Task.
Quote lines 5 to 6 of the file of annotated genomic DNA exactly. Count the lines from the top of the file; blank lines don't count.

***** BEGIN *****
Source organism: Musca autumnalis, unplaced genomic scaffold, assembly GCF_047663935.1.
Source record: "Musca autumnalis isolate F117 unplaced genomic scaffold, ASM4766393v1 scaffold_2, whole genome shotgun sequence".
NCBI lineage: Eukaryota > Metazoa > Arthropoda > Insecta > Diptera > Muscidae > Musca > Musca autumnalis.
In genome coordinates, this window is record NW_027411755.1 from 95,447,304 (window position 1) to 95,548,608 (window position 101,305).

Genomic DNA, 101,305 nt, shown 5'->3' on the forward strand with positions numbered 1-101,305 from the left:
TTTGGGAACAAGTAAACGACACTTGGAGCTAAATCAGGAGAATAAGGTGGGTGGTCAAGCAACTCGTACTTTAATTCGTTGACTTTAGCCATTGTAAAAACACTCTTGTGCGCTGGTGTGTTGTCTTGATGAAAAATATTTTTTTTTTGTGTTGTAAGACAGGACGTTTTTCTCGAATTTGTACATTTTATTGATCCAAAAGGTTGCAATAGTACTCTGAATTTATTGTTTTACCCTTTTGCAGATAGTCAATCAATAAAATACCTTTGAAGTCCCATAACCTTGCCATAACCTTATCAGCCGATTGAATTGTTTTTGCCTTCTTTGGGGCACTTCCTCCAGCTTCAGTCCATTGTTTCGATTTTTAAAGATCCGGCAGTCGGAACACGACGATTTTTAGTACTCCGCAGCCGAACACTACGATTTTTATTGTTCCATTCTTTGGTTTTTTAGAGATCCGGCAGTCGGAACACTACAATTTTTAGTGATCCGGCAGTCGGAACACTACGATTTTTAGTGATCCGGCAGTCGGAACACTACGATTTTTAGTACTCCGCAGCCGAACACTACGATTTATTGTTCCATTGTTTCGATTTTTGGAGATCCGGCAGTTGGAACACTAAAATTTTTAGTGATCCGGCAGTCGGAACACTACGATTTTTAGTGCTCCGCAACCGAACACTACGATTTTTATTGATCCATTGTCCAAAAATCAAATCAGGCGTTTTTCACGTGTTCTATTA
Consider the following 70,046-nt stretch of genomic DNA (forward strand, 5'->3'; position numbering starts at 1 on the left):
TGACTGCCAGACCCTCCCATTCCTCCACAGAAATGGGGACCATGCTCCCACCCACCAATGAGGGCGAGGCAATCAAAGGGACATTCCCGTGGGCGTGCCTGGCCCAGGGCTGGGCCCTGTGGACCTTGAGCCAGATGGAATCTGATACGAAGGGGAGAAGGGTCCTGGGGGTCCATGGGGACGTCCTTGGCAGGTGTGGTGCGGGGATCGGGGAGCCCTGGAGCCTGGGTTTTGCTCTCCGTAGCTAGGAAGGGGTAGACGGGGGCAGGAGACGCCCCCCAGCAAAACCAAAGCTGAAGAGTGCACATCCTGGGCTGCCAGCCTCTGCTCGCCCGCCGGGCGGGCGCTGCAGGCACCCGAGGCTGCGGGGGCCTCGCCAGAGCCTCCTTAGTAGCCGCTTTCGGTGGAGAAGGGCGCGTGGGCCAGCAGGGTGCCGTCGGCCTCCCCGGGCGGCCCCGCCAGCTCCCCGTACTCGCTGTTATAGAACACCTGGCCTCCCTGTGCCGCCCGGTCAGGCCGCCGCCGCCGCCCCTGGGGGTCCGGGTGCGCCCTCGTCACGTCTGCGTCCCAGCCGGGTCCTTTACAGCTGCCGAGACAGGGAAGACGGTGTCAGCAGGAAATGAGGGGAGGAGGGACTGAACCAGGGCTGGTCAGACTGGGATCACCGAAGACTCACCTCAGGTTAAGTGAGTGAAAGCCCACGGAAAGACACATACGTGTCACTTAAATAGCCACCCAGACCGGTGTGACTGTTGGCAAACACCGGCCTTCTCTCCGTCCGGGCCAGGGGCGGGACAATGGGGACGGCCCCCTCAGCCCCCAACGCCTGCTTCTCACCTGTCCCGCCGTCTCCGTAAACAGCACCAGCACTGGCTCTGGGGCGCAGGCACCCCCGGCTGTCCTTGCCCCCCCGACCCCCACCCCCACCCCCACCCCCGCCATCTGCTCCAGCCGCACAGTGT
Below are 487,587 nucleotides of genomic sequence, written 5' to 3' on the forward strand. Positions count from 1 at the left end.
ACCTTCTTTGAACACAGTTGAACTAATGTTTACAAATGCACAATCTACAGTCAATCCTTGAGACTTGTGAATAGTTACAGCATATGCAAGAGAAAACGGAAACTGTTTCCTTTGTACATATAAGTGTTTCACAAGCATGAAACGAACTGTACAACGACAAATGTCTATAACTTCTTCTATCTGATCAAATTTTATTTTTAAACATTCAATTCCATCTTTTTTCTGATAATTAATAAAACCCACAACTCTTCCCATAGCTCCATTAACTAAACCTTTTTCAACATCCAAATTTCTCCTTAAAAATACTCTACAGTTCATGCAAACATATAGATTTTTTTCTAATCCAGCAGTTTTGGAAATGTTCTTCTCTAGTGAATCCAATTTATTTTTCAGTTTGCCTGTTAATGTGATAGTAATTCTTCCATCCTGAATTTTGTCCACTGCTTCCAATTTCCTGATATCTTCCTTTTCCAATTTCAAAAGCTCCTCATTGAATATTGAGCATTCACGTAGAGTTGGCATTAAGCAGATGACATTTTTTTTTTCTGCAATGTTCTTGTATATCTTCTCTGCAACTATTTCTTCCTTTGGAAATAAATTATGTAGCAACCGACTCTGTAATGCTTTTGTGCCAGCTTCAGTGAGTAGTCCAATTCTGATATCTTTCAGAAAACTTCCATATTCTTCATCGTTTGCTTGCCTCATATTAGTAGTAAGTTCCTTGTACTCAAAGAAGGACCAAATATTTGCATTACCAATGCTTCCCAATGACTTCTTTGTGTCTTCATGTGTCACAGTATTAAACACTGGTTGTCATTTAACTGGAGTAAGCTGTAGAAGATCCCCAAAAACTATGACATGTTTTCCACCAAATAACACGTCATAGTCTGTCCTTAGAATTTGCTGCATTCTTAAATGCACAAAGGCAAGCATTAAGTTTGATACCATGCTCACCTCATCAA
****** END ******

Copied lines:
Genomic DNA, 101,305 nt, shown 5'->3' on the forward strand with positions numbered 1-101,305 from the left:
TTTGGGAACAAGTAAACGACACTTGGAGCTAAATCAGGAGAATAAGGTGGGTGGTCAAGCAACTCGTACTTTAATTCGTTGACTTTAGCCATTGTAAAAACACTCTTGTGCGCTGGTGTGTTGTCTTGATGAAAAATATTTTTTTTTTGTGTTGTAAGACAGGACGTTTTTCTCGAATTTGTACATTTTATTGATCCAAAAGGTTGCAATAGTACTCTGAATTTATTGTTTTACCCTTTTGCAGATAGTCAATCAATAAAATACCTTTGAAGTCCCATAACCTTGCCATAACCTTATCAGCCGATTGAATTGTTTTTGCCTTCTTTGGGGCACTTCCTCCAGCTTCAGTCCATTGTTTCGATTTTTAAAGATCCGGCAGTCGGAACACGACGATTTTTAGTACTCCGCAGCCGAACACTACGATTTTTATTGTTCCATTCTTTGGTTTTTTAGAGATCCGGCAGTCGGAACACTACAATTTTTAGTGATCCGGCAGTCGGAACACTACGATTTTTAGTGATCCGGCAGTCGGAACACTACGATTTTTAGTACTCCGCAGCCGAACACTACGATTTATTGTTCCATTGTTTCGATTTTTGGAGATCCGGCAGTTGGAACACTAAAATTTTTAGTGATCCGGCAGTCGGAACACTACGATTTTTAGTGCTCCGCAACCGAACACTACGATTTTTATTGATCCATTGTCCAAAAATCAAATCAGGCGTTTTTCACGTGTTCTATTA